Protests, partying and perfect hangover cures: an alternative student survival guide

Want to win at uni? Our panel of experts including Owen Jones, Years & Years, Lady Leshurr and Julie Adenuga show you how


By Ted Loveday, University Challenge winner, 2015

Memorise your US states. Prepare some sassy comebacks for Paxman’s insults. Practise saying “Rachmaninov” in the mirror until it rolls off your tongue. Buzzer reaction speeds are key! Learn from Russia’s Olympians by doping up on six espressos before going on air. Or try adopting a longer surname, like “Drnovsek-Zorko”. You’ll gain crucial seconds to think. Finally, stock up on knitwear. It’ll itch, but granny will be so proud when her cardigan’s trending on Twitter.


By Gemma Cairney, radio presenter

Jaguar And Jack Russell Are Best Friends
Gemma Cairney.
Gemma Cairney. Photograph: Rhodri Jones

It’s hideous isn’t it, the yearning to be liked? No matter how many people thumbed hearts on your recent Insta-selfie, it still feels hard to make new actual real-life mates. If you are feeling like it’s a hopeless mission to find someone like you, someone that’s into what you’re into, someone that will accept your every quirk, it’s time to shake a little. So hunt like you are searching for Pokémon and sniff out your flavour of ‘freaks’ in every corner, whether it’s signing up to the Fencing Society, or galvanising everyone in your halls to start watching a Scrubs boxset. You never know, you might end up being best mates with that person who keeps leaving their pubes in the shower.
Gemma presents The Surgery on BBC Radio 1, Wednesdays, 9pm. Her book, Open, A Toolkit To How Magic And Messed Up Life Can Be, is available to pre-order now on Amazon (


By Priya Elan, writer

Look, none of us saw this one coming: dressing for now is about looking like a football fan from the 80s. The trend of athleisure shows no sign of letting up and has even gone into its second iteration: splicing up bits of a smart look with a posh jogging bottom or a high-end-look hoodie with some sensible pants. There’s also a market for retro tracksuits (think: Ray Liotta in Goodfellas) paired with, say, some reissued Gazelles. Just don’t let anyone tell you you look like Loadsamoney.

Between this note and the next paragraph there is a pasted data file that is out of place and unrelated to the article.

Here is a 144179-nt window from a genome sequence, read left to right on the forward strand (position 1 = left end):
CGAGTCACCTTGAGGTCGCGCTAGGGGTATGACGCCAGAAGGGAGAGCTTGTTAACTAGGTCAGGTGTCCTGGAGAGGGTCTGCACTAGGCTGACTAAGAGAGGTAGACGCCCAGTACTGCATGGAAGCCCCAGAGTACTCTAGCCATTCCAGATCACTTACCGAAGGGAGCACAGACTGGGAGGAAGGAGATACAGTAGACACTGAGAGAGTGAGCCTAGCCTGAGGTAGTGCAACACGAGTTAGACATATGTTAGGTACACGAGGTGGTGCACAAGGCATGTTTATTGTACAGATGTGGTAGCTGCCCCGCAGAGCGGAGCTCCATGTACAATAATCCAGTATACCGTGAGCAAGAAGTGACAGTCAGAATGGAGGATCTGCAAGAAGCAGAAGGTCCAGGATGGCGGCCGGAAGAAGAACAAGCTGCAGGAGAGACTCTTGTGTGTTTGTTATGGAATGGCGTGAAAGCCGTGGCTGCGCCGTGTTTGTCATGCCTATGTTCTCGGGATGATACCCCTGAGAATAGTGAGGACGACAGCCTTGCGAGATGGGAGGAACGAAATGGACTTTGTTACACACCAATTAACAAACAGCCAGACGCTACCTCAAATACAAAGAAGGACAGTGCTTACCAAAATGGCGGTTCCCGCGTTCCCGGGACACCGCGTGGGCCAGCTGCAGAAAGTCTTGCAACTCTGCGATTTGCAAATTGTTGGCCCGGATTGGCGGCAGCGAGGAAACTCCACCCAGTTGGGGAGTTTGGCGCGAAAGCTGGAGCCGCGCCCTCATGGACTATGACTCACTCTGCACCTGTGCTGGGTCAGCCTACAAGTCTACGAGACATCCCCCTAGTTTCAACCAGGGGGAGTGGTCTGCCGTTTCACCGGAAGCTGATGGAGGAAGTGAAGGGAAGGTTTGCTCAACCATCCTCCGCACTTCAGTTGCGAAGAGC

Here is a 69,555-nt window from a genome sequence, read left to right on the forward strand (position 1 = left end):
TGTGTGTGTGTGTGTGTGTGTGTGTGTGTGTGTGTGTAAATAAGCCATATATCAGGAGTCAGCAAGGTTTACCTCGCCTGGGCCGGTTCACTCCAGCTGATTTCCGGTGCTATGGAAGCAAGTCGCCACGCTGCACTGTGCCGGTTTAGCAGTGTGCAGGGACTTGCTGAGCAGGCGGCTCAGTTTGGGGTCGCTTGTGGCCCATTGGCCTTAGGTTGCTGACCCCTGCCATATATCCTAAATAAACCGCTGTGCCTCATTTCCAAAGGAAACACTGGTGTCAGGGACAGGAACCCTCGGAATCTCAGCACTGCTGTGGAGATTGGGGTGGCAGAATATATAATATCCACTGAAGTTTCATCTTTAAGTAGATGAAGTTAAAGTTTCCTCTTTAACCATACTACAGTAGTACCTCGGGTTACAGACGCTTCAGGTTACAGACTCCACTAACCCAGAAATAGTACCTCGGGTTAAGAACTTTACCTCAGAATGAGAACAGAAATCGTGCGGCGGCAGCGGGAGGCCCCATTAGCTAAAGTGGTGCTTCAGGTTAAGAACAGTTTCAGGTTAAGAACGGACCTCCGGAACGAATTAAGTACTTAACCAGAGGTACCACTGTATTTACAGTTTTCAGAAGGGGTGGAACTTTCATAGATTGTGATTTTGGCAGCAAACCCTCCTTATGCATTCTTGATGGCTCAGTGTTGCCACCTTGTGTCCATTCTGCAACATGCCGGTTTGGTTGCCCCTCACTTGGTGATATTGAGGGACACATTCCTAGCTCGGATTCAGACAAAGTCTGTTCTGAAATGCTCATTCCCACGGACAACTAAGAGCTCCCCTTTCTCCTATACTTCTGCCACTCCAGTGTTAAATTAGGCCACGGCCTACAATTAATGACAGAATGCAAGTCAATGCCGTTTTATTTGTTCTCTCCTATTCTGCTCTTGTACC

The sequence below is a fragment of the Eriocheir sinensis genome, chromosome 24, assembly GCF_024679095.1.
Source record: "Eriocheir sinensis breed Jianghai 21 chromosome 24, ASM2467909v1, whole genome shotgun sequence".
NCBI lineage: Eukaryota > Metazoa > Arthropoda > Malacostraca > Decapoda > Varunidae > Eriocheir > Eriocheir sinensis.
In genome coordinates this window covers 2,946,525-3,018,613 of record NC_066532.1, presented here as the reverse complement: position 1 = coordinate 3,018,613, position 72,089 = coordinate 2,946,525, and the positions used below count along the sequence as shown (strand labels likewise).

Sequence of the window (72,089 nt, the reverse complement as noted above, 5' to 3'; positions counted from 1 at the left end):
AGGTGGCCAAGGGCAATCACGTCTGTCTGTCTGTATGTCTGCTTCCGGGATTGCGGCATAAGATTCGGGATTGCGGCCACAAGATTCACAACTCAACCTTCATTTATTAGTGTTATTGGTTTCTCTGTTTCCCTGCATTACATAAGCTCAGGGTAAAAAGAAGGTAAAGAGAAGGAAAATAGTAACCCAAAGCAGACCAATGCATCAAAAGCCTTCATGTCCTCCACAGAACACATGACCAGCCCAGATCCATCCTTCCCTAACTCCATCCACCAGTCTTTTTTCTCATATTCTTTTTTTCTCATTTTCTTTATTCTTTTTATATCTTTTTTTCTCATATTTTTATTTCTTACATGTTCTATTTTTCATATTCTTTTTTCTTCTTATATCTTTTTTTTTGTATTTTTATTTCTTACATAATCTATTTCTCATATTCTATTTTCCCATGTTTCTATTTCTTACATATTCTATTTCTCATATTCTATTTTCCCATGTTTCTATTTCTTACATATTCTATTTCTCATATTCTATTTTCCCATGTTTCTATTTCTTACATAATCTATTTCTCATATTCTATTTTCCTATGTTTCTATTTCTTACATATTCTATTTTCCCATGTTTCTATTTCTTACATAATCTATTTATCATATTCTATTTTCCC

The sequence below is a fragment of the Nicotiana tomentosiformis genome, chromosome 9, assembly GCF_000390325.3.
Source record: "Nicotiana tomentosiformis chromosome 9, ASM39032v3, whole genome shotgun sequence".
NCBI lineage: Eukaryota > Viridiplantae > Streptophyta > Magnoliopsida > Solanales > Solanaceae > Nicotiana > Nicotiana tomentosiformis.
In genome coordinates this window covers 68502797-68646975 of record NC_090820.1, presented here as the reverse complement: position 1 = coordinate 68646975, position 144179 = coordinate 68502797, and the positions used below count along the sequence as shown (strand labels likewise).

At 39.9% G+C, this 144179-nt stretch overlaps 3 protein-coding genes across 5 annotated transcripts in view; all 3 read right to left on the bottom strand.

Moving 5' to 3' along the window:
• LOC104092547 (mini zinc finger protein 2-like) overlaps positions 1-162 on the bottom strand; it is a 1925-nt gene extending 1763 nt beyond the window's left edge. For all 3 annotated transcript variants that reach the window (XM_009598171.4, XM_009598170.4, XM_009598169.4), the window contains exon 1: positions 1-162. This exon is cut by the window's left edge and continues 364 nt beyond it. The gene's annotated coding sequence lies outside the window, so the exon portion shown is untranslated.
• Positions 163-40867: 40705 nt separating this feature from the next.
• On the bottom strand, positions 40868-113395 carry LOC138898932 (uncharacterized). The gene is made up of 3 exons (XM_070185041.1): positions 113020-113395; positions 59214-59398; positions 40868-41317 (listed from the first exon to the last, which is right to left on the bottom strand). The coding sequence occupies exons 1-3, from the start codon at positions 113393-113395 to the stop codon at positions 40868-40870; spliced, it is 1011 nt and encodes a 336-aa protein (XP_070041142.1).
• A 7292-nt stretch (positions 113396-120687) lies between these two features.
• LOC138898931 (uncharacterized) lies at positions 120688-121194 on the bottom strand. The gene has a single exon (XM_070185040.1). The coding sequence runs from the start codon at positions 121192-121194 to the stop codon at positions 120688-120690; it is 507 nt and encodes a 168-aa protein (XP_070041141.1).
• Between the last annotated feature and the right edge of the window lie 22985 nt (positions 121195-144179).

By Yotam Ottolenghi, chef

Mmm. Shakshuka.
Mmm. Shakshuka. Photograph: Felicity Cloake/The Guardian
ottolenghi box set
Yotam Ottolenghi. Photograph: The Guardian

Hangover food is all about eggs. Braised, if possible, in a tomato sauce. Shakshuka is the ultimate for mopping up sore heads. Make a big batch of the sauce in advance: diced red pepper and onions in a pan for a long slow cook with a couple of cans of tomatoes, some ground cumin, a pinch of cayenne or some chopped red chilli – and then you are all set to go. Add the sauce to your pan, make however many wells you want for the eggs (four or five works well for two people) and use a fork to whirl the white of the egg through the sauce. Braise on a low heat with the pan covered until the whites are just set and the yolk still has a wobble. Serve as it is, with some crusty white bread. You can also tailor the sauce on the day with whatever you have around: the salt from some chunks of fried bacon are sometimes a must. Chopped parsley or coriander also adds requisite green if your body is crying out for it.


By Laura Snapes, writer

University is not always the time of your life – and that’s OK. Lowered expectations are generally a decent survival technique, though it’s vital to recognise when everyday crapness becomes untenable: a disappointing course, crushing mental health or hunger for life beyond nursing off Wetherspoons’ midweek drinks deals at 9am lectures. Your parents will freak when you quit, but tell them that companies are increasingly dropping degree requirements for job applicants. And, besides, you can always go back as a mature student (when it’ll be so expensive, you’ll make better choices anyway).


By Owen Jones, writer

Robert Lindsay as Citizen Smith hi000580493.jpg
Owen Jones.
Owen Jones. Photograph: Linda Nylind/The Guardian

Starting a revolution is both an excellent hangover cure and a convenient distraction from the library. It doesn’t mean spending the afternoon shelling the Palace of Westminster. But joining a living wage campaign for university cleaners, getting involved in a single-issue group on, say, tax justice or racism, or signing up to a political party (cough, except the Tories or Ukip, cough) – these can all help create a peaceful revolution to change society. A skilfully crafted placard – featuring such classics as “I wish my boyfriend was as dirty as your policies” or “What do we want? Things to be better! When do we want it? Within a reasonable timeframe!” – is a must. Politicians think they can screw over young people because they won’t fight back, so remember to shout very loudly so that they get the point. Bring a determined scowl and a sage nod. Radical change – and nobody gets shot.


By Joe Bish, writer

WOMBCORE Heads up: goth is back, but it’s now really sad and feminist, and let me tell you, being sad and feminist is very in vogue now. Think Jenny Hval and Julia Holter having a tea watching the rain. That moody person you fancy will love it.
DRUG SINGING It’s like Gregorian chanting, but instead of monks it’s the Weeknd and Future crooning about their purple drank addictions.
GRIME You’ve seen Stormzy on about three Subway adverts and now it’s time to find out who he is. Get some AJ Tracey and un-Googleable rapper Dave down you to stay ahead of the curve.